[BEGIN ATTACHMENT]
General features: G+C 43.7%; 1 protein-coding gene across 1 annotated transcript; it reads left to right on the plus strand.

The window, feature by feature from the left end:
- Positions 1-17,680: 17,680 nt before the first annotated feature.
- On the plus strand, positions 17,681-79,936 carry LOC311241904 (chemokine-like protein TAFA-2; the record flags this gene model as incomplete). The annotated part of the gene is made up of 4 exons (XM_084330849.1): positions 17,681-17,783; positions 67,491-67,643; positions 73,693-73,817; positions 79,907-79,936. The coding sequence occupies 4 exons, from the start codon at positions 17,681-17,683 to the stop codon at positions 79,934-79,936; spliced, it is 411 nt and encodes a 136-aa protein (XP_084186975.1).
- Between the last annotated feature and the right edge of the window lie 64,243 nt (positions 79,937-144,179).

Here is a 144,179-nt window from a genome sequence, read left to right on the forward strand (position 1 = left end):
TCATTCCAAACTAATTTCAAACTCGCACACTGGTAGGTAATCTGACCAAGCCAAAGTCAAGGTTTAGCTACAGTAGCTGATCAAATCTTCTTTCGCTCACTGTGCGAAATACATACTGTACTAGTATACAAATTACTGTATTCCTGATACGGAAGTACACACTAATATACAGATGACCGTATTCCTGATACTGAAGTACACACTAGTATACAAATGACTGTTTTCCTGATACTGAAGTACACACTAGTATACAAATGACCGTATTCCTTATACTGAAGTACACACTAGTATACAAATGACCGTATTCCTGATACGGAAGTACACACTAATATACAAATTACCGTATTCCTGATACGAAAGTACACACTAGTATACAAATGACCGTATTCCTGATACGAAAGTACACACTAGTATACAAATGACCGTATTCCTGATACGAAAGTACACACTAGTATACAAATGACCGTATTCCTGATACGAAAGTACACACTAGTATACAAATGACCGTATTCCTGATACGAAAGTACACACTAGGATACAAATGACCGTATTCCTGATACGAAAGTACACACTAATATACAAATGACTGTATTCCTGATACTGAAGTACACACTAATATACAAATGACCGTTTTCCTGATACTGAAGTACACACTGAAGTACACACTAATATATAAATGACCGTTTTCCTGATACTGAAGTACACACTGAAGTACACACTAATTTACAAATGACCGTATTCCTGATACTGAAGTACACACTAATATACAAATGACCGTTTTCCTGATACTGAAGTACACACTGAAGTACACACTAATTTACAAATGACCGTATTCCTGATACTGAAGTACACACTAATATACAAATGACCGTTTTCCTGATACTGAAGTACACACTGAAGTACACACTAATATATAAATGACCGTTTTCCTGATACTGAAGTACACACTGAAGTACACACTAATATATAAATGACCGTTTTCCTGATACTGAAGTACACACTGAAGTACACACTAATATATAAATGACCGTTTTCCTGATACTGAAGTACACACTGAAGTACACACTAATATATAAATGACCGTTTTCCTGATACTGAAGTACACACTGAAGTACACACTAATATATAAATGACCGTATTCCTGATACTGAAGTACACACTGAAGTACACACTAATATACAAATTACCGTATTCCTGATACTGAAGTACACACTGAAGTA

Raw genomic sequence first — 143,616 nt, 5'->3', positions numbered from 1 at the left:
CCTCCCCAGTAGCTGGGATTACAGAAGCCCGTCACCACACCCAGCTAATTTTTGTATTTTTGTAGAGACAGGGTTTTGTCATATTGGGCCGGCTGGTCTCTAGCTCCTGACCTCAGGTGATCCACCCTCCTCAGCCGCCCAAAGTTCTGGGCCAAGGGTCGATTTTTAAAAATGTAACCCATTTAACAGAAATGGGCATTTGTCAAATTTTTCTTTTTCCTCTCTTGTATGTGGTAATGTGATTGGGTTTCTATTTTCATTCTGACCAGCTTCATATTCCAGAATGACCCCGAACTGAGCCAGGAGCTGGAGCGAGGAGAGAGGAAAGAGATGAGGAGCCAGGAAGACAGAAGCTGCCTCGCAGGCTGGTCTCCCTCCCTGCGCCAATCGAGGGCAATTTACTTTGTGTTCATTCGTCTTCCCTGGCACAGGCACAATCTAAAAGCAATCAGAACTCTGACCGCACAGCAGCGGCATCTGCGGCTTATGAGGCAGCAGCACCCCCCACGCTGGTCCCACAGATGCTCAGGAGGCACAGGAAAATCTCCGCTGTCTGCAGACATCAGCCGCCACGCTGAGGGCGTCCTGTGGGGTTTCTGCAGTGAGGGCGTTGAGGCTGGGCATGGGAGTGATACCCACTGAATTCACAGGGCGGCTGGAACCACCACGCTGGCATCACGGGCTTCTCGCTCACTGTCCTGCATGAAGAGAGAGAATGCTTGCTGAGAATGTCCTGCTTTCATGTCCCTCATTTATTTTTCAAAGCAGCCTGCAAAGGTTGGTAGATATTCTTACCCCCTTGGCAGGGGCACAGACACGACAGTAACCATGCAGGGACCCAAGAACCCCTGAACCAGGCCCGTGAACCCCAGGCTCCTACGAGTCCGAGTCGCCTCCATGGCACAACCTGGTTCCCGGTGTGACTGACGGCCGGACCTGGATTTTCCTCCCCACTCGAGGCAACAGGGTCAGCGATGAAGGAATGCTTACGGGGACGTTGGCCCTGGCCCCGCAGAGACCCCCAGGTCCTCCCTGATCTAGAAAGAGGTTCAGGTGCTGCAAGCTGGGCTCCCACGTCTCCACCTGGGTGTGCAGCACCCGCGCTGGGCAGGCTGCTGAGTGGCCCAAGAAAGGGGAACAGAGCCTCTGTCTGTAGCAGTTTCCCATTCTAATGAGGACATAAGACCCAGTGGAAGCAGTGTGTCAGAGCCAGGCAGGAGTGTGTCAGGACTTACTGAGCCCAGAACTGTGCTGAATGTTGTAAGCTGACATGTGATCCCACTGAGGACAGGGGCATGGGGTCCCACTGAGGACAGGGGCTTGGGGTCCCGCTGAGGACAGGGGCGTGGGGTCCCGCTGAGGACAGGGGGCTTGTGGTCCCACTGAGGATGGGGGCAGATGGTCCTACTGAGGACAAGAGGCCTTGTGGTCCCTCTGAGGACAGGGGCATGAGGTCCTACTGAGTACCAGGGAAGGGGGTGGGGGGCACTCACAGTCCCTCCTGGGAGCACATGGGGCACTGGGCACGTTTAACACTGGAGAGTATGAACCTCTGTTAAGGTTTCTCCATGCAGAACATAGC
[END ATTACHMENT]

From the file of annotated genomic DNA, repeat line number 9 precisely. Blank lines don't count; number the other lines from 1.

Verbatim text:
CCTCCCCAGTAGCTGGGATTACAGAAGCCCGTCACCACACCCAGCTAATTTTTGTATTTTTGTAGAGACAGGGTTTTGTCATATTGGGCCGGCTGGTCTCTAGCTCCTGACCTCAGGTGATCCACCCTCCTCAGCCGCCCAAAGTTCTGGGCCAAGGGTCGATTTTTAAAAATGTAACCCATTTAACAGAAATGGGCATTTGTCAAATTTTTCTTTTTCCTCTCTTGTATGTGGTAATGTGATTGGGTTTCTATTTTCATTCTGACCAGCTTCATATTCCAGAATGACCCCGAACTGAGCCAGGAGCTGGAGCGAGGAGAGAGGAAAGAGATGAGGAGCCAGGAAGACAGAAGCTGCCTCGCAGGCTGGTCTCCCTCCCTGCGCCAATCGAGGGCAATTTACTTTGTGTTCATTCGTCTTCCCTGGCACAGGCACAATCTAAAAGCAATCAGAACTCTGACCGCACAGCAGCGGCATCTGCGGCTTATGAGGCAGCAGCACCCCCCACGCTGGTCCCACAGATGCTCAGGAGGCACAGGAAAATCTCCGCTGTCTGCAGACATCAGCCGCCACGCTGAGGGCGTCCTGTGGGGTTTCTGCAGTGAGGGCGTTGAGGCTGGGCATGGGAGTGATACCCACTGAATTCACAGGGCGGCTGGAACCACCACGCTGGCATCACGGGCTTCTCGCTCACTGTCCTGCATGAAGAGAGAGAATGCTTGCTGAGAATGTCCTGCTTTCATGTCCCTCATTTATTTTTCAAAGCAGCCTGCAAAGGTTGGTAGATATTCTTACCCCCTTGGCAGGGGCACAGACACGACAGTAACCATGCAGGGACCCAAGAACCCCTGAACCAGGCCCGTGAACCCCAGGCTCCTACGAGTCCGAGTCGCCTCCATGGCACAACCTGGTTCCCGGTGTGACTGACGGCCGGACCTGGATTTTCCTCCCCACTCGAGGCAACAGGGTCAGCGATGAAGGAATGCTTACGGGGACGTTGGCCCTGGCCCCGCAGAGACCCCCAGGTCCTCCCTGATCTAGAAAGAGGTTCAGGTGCTGCAAGCTGGGCTCCCACGTCTCCACCTGGGTGTGCAGCACCCGCGCTGGGCAGGCTGCTGAGTGGCCCAAGAAAGGGGAACAGAGCCTCTGTCTGTAGCAGTTTCCCATTCTAATGAGGACATAAGACCCAGTGGAAGCAGTGTGTCAGAGCCAGGCAGGAGTGTGTCAGGACTTACTGAGCCCAGAACTGTGCTGAATGTTGTAAGCTGACATGTGATCCCACTGAGGACAGGGGCATGGGGTCCCACTGAGGACAGGGGCTTGGGGTCCCGCTGAGGACAGGGGCGTGGGGTCCCGCTGAGGACAGGGGGCTTGTGGTCCCACTGAGGATGGGGGCAGATGGTCCTACTGAGGACAAGAGGCCTTGTGGTCCCTCTGAGGACAGGGGCATGAGGTCCTACTGAGTACCAGGGAAGGGGGTGGGGGGCACTCACAGTCCCTCCTGGGAGCACATGGGGCACTGGGCACGTTTAACACTGGAGAGTATGAACCTCTGTTAAGGTTTCTCCATGCAGAACATAGC